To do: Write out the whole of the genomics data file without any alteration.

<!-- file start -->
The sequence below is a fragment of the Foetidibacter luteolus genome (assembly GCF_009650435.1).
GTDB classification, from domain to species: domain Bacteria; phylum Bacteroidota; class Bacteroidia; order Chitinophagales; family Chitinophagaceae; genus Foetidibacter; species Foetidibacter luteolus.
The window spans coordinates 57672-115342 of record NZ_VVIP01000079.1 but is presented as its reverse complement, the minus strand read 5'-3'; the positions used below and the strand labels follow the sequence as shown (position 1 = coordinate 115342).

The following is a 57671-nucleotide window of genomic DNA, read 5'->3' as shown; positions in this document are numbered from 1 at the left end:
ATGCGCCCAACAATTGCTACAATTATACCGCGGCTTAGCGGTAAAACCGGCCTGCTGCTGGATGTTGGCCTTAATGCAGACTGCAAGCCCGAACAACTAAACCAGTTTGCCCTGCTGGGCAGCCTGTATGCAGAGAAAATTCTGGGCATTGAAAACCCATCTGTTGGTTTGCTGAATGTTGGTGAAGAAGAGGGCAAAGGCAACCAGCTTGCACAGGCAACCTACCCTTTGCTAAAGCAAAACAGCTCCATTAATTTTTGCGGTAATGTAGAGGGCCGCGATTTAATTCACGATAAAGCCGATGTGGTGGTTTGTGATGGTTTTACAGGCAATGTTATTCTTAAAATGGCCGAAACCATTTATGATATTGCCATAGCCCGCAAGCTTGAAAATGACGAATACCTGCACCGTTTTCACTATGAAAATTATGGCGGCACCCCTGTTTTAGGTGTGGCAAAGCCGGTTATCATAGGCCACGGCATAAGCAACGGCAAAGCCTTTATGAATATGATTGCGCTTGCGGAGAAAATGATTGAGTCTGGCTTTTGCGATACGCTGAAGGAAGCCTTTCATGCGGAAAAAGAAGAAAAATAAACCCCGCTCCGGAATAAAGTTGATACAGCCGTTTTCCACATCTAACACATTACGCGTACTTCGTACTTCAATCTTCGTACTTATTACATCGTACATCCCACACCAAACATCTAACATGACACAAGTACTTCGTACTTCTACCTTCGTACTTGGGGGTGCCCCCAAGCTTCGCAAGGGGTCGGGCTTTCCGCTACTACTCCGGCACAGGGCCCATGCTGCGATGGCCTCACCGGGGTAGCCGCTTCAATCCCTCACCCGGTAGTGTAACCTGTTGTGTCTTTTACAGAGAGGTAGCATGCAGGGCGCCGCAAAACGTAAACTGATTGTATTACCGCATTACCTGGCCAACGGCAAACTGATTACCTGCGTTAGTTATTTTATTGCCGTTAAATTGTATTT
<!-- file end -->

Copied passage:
The sequence below is a fragment of the Foetidibacter luteolus genome (assembly GCF_009650435.1).
GTDB classification, from domain to species: domain Bacteria; phylum Bacteroidota; class Bacteroidia; order Chitinophagales; family Chitinophagaceae; genus Foetidibacter; species Foetidibacter luteolus.
The window spans coordinates 57672-115342 of record NZ_VVIP01000079.1 but is presented as its reverse complement, the minus strand read 5'-3'; the positions used below and the strand labels follow the sequence as shown (position 1 = coordinate 115342).

The following is a 57671-nucleotide window of genomic DNA, read 5'->3' as shown; positions in this document are numbered from 1 at the left end:
ATGCGCCCAACAATTGCTACAATTATACCGCGGCTTAGCGGTAAAACCGGCCTGCTGCTGGATGTTGGCCTTAATGCAGACTGCAAGCCCGAACAACTAAACCAGTTTGCCCTGCTGGGCAGCCTGTATGCAGAGAAAATTCTGGGCATTGAAAACCCATCTGTTGGTTTGCTGAATGTTGGTGAAGAAGAGGGCAAAGGCAACCAGCTTGCACAGGCAACCTACCCTTTGCTAAAGCAAAACAGCTCCATTAATTTTTGCGGTAATGTAGAGGGCCGCGATTTAATTCACGATAAAGCCGATGTGGTGGTTTGTGATGGTTTTACAGGCAATGTTATTCTTAAAATGGCCGAAACCATTTATGATATTGCCATAGCCCGCAAGCTTGAAAATGACGAATACCTGCACCGTTTTCACTATGAAAATTATGGCGGCACCCCTGTTTTAGGTGTGGCAAAGCCGGTTATCATAGGCCACGGCATAAGCAACGGCAAAGCCTTTATGAATATGATTGCGCTTGCGGAGAAAATGATTGAGTCTGGCTTTTGCGATACGCTGAAGGAAGCCTTTCATGCGGAAAAAGAAGAAAAATAAACCCCGCTCCGGAATAAAGTTGATACAGCCGTTTTCCACATCTAACACATTACGCGTACTTCGTACTTCAATCTTCGTACTTATTACATCGTACATCCCACACCAAACATCTAACATGACACAAGTACTTCGTACTTCTACCTTCGTACTTGGGGGTGCCCCCAAGCTTCGCAAGGGGTCGGGCTTTCCGCTACTACTCCGGCACAGGGCCCATGCTGCGATGGCCTCACCGGGGTAGCCGCTTCAATCCCTCACCCGGTAGTGTAACCTGTTGTGTCTTTTACAGAGAGGTAGCATGCAGGGCGCCGCAAAACGTAAACTGATTGTATTACCGCATTACCTGGCCAACGGCAAACTGATTACCTGCGTTAGTTATTTTATTGCCGTTAAATTGTATTT